Grossmont-Cuyamaca Community College District is wrapping up a series of Black History Month events with A Day in the Life: Black Women and Men Working in STEM Fields and How to Gain More Representation in These Fields, planned for Feb. 24 at 4 p.m.
Grossmont College Counselor Taneisha Hellon said panelists are still being confirmed for the STEM event but the session will feature speakers such as a chemist who was excited by science as a young girl but was met with barriers along the way to earning her Doctorate.
Her story, Hellon said, is a recurring one she’s heard in her professional and personal life.
“Her young interest in STEM was often met with barriers and one path turned into another as she overcame obstacles. My hope is that students who are listening hear her message and feel encouraged because she didn’t give up. She found support for her journey, to achieve her goals,” Hellon said.
A lot of what students will hear during the event is about gaining access to other individuals they can identify with, that they can look to for support as “Black History Month is all about coming together in celebration” to uplift one another, Hellon said.
“We could talk all day about why there is a barrier in the numbers of Black professionals but we want to highlight some of the things students feel… we don’t ever want students to think they can’t achieve their goal of becoming a doctor, a scientist, to share what has been and can be done,” Hellon said.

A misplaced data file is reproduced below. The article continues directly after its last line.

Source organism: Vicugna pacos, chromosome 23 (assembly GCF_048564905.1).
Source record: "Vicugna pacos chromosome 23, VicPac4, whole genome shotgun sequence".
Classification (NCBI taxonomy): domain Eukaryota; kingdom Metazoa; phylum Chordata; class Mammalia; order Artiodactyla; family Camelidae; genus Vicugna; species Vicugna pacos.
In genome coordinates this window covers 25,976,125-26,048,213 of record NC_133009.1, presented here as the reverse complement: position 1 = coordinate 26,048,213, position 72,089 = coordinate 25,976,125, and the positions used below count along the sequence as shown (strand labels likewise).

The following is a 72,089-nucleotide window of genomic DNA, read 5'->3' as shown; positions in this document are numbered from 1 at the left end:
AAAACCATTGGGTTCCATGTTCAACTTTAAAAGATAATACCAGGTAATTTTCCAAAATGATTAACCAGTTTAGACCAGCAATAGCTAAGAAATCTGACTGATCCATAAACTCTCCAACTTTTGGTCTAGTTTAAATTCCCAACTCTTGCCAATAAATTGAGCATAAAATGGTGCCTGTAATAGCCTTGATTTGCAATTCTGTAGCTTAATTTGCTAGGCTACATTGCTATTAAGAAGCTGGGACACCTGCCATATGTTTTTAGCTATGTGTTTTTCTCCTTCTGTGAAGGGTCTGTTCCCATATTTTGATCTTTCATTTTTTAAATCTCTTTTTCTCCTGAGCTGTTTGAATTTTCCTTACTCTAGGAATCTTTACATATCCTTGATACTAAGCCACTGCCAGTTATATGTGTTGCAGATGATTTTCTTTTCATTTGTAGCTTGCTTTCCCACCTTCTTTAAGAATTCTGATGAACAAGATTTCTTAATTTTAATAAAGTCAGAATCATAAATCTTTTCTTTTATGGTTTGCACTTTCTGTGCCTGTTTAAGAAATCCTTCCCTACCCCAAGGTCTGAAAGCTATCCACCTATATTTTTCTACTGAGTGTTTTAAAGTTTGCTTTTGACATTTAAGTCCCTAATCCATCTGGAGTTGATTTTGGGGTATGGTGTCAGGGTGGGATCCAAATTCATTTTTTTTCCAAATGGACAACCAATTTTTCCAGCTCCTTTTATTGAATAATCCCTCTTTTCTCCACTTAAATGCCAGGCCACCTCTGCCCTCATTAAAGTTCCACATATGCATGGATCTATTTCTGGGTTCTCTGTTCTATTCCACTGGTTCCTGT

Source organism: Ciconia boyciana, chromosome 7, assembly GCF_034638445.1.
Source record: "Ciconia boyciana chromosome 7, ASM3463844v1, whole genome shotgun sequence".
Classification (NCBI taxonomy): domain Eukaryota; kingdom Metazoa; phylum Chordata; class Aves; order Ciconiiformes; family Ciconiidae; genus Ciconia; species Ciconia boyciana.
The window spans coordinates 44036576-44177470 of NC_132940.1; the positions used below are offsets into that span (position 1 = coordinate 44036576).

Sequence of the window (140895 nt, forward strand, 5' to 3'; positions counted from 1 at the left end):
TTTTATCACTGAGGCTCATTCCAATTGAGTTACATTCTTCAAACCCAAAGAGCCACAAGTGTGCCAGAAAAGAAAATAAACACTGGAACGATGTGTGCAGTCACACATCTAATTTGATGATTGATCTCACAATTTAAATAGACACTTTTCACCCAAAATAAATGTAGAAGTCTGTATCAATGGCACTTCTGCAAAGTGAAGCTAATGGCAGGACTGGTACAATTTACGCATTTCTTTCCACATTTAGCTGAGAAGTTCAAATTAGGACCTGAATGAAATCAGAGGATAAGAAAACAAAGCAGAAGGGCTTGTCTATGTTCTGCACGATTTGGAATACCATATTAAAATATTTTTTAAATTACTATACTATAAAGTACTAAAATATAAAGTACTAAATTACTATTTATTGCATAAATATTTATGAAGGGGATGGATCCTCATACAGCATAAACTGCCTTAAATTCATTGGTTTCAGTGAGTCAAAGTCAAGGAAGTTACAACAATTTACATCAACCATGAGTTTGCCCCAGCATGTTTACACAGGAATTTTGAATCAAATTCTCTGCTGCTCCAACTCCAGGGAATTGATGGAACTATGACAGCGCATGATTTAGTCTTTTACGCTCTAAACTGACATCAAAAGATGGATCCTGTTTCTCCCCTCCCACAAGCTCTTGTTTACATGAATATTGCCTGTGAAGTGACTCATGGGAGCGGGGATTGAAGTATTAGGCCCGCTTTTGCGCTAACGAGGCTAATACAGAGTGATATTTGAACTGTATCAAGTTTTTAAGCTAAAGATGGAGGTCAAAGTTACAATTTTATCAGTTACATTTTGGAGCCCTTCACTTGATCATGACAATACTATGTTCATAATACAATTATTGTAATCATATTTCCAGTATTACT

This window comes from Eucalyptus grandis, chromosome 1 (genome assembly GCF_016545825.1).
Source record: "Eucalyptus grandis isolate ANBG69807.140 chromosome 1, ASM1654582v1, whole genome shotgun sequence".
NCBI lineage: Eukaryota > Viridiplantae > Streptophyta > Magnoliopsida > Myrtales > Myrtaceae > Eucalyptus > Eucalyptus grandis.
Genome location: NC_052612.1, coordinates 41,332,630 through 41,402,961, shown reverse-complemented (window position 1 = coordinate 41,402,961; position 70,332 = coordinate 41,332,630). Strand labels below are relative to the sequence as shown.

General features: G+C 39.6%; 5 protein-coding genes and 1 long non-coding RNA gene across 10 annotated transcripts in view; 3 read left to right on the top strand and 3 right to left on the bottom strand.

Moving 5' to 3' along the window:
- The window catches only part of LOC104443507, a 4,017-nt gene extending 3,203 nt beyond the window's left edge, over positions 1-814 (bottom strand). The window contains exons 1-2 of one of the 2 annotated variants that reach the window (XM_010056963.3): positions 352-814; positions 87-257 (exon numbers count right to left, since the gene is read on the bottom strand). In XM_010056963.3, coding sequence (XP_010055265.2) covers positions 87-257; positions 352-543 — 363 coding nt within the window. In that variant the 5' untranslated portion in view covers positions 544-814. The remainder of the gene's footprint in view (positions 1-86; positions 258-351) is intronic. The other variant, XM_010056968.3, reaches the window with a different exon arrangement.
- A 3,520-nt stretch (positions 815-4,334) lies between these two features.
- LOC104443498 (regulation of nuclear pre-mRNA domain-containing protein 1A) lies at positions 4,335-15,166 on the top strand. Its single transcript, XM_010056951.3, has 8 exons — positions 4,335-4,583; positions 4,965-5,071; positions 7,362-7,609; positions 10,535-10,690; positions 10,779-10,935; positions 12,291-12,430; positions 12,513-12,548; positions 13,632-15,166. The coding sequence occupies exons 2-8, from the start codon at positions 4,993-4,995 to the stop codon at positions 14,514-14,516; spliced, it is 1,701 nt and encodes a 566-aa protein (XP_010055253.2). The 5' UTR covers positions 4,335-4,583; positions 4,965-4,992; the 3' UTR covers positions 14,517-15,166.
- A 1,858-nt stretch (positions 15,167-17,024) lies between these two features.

Citing statistics from the United States Department of Education, Hellon said Historically Black Colleges and Universities, or HBCUs make up just 3% of colleges and universities, but they produce 27% of
African-American students with bachelor’s degrees in STEM fields.
“President Obama challenged us to have one million more STEM professionals by 2022, but Black professionals still make up a small percentage of people in STEM fields,” Hellon said.
Events like the one coming up on Feb. 24 are designed to “create community, represent what is possible and identify ways to uplift our community as we move into this work of antiracism on campus,” Hellon said, while providing access to information that will drive increased representation in STEM fields.
“Our coordinator, (Grossmont-Cuyamaca Instructor) Jason Allen does a lot of great things in the Umoja program, providing students with knowledge of how to get to a HBCU and that’s something we’ll also talk about,” Hellon said.
UMOJA is a resource program dedicated to enhancing the cultural and educational experiences of African Americans and other students at Grossmont Community College, ideally bolstering retention rates through the completion of a Certificate, Associate of Arts Degree, or transfer requirements.
There is also a conversation to be had with returning adult students—Hellon lightly laughed and said there are plenty of opportunities that can satisfy interest in STEM fields which don’t take “six, seven, eight years” to fulfill requirements.
“Maybe their kids are out of the house and now it’s their time, or they want to change their career. There’s a lot of opportunity to support adult students who want a career change into a STEM field, maybe want to become respiratory therapists, or technicians, or earn an Associate of Arts in Engineering,” Hellon said.
A Day in the Life: Black Women and Men Working in STEM Fields and How to Gain More Representation in These Fields will be available for livestream viewing on the Grossmont College YouTube channel at 4 p.m. on Feb. 24.